Elizabeth Coltman, "Memoir of Mrs. John Coltman" (1802)

For biographical information on Elizabeth Coltman, click here; for a selection of her letters, click here; for a selection of her poetry, click here; for her published travel narrative, click here; for her published prose tracts, click here. See also Whelan, Nonconformist Women Writers, 1720-1840 (London: Pickering & Chatto, 2011), vol. 4, pp. 255-57.

Mrs. John Coltman

Whilst public characters descend to the tomb amidst the tumult of public applause, and even notorious profligacy, if associated with rank and talent, steals a sort of illustrious infamy, it is much to be lamented that private worth – that excellent conduct in obscure life, sinks to the grave, unnoticed and unrecorded. The hero, or the orator, few can imitate; but the exemplary pattern

“In the small circle, the domestic sphere,”

all may contemplate with advantage. In this view, a few particulars relative to Mrs. Coltman, wife of Mr. Coltman, late of the New-works, Leicester, who departed this life on the 9th instant, may not be altogether useless; for, though she possessed none of those dazzling qualities which command public admiration, she was rich in the excellencies which secure private esteem. The early morning of her life was passed amidst the tranquil scenes, the beneficial and cheerful occupations, of the country, under the eye of a judicious father, and an exemplary mother. – Here were nurtured a sweetness of disposition, and an activity of mind, which secured enjoyment to youth, and irradiated the latest limit of extreme old age. She had early to contend with trials of a very painful nature; – these called forth an uncommon fortitude, which was ever after the ornament of her character; yet she possessed all that genuine feeling which prompts to exertion and aid, and mingled the most sincere tenderness with the most unshaken firmness. Her mind had never been weakened by romantic reading, or scenic representations of fictitious woe. – The real sufferer was the object of her pity, and the wretched family, in undecorated distress, engaged her sympathy, and exercised her benevolence. She was accustomed to early rising from her youth, and was a pattern of activity, economy, and order. She inspired her children with the tenderest regard, and was not more the mother than the friend of her daughters. In the most important and nearest relation, the wise man hath sweetly characterized her; – “If there be kindness, meekness, and comfort, in her tongue, then is not her husband like other men; he getteth a help unto himself, and a pillar of rest.” Her’s was that happy good sense, which enables its possessor to make the best of every event. She had a benignity of mind seldom equalled, and the celebrated maxim of Epictetus, “Bear, and forbear,” seemed the dictating spirit of her conduct. She encountered difficulties with firmness, and rose superior to them by persevering patience. The observation of a friend, who well knew her, is appropriate and just – “She had no ostentatious display of greatness, but it resided triumphant in her soul, and marked almost every action of her life.” Excruciating pain had frequently shaken a delicate fabric, but she bore all with unshrinking resignation: and her wants, even in the most trying illness, never made her forget those of others. It was the opinion of different physicians, that the uncommon equanimity and patience of her spirit, tended to preserve the vital principle, even when they had not the most distant hope of recovery. – She was a kind neighbour – a steady and judicious friend. Entirely free from the common petulance and misanthropy of old age, she took pleasure in promoting the happiness of youth, and preserved a lively good humour to the last. At eighty, she was frequently the first person risen in the house. The New Testament, or some practical treatise, first engaged her attention, and, in a round of little beneficial occupations, of which working for the poor was one, she was an example of cheerfulness, activity, and enjoyment, through the day. If ever she expressed an anxious wish, it was, that she might not outlive her usefulness: this request was granted. As she was sitting with her family at tea on the Thursday, she was seized with a slight paralytic affection. Eager to dissipate the fears of those about her, she assured them, with the most perfect cheerfulness, that she did not feel ill. Finding that she could not walk with her usual agility, she was assisted in getting up stairs, and then said, without the least tremor, “I think I have had a paralytic stroke.” On being asked by a near relative shortly after, how she did, she replied, in a lively and triumphant manner, “My dear, I am not in heaven, but I hope I soon shall be.” Friday morning a second violent stroke produced the most alarming symptoms. Though still able to speak, not a complaint escaped her; for her lips seemed not formed to murmur. She said she was in good hands, and calmly entered on the everlasting rest as the Saturday closed. A life, protracted to eighty six years, proves the advantage of temperance, regularity, and activity; but the uncommon vigour she enjoyed, and the constant happiness she communicated, disposed those who knew and loved her, to forget that she was old; and that it was meet the shock of corn should be gathered in its season. Distrusting herself, she fled for refuge to Him who is “mighty to save:” her’s were the hopes of the Gospel, and she died the death of the Christian. – Till the Infidel has something to offer the dying, and the bereaved, more glorious than a hope full of immortality, let him hide his gloomy surmises in his own dark bosom. The sufferer stands in need of a God – a Heaven.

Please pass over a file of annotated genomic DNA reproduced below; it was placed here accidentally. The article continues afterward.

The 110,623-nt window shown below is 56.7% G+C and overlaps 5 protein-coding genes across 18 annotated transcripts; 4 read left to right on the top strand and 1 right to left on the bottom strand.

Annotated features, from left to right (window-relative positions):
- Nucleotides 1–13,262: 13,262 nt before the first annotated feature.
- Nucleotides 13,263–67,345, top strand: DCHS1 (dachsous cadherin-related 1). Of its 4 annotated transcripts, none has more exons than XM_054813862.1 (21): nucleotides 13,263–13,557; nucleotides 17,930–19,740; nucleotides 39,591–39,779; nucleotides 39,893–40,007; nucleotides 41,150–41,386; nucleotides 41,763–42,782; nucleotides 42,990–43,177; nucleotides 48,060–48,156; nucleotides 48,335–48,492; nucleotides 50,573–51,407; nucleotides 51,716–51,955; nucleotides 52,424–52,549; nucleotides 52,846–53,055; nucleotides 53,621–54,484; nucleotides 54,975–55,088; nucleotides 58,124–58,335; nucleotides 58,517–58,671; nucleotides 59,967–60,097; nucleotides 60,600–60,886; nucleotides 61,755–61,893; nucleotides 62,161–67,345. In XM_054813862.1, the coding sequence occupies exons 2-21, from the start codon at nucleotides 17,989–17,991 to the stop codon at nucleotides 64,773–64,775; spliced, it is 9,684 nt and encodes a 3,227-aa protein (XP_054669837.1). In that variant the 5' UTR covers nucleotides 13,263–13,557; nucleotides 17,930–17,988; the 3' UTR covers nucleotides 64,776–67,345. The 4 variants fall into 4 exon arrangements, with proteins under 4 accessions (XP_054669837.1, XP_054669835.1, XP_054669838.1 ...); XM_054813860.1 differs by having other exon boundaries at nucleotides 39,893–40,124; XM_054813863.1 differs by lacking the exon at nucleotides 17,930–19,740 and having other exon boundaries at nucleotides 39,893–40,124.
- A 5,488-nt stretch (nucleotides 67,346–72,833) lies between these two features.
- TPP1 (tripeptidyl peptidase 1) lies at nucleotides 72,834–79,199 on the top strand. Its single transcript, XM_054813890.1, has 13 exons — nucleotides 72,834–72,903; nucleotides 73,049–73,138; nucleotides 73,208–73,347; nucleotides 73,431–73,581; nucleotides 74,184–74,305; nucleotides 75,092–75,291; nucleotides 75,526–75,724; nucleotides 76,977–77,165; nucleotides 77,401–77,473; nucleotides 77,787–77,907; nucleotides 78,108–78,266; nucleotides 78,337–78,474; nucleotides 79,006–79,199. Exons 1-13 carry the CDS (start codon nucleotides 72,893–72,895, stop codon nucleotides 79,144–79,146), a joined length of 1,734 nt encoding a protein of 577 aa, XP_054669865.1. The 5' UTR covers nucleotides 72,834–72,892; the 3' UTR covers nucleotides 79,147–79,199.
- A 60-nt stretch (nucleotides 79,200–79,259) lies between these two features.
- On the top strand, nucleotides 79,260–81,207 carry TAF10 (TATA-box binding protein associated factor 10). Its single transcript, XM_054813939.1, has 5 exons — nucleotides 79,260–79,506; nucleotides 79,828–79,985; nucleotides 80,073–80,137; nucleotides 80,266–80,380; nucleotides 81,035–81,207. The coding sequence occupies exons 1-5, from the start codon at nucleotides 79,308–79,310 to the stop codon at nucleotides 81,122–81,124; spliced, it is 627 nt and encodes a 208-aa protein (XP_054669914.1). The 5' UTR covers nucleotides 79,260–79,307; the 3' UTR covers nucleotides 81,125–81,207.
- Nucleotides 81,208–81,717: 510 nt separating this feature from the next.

Text: "Mrs. John Coltman." Monthly Magazine 14 (November 1802), pp. 363-64.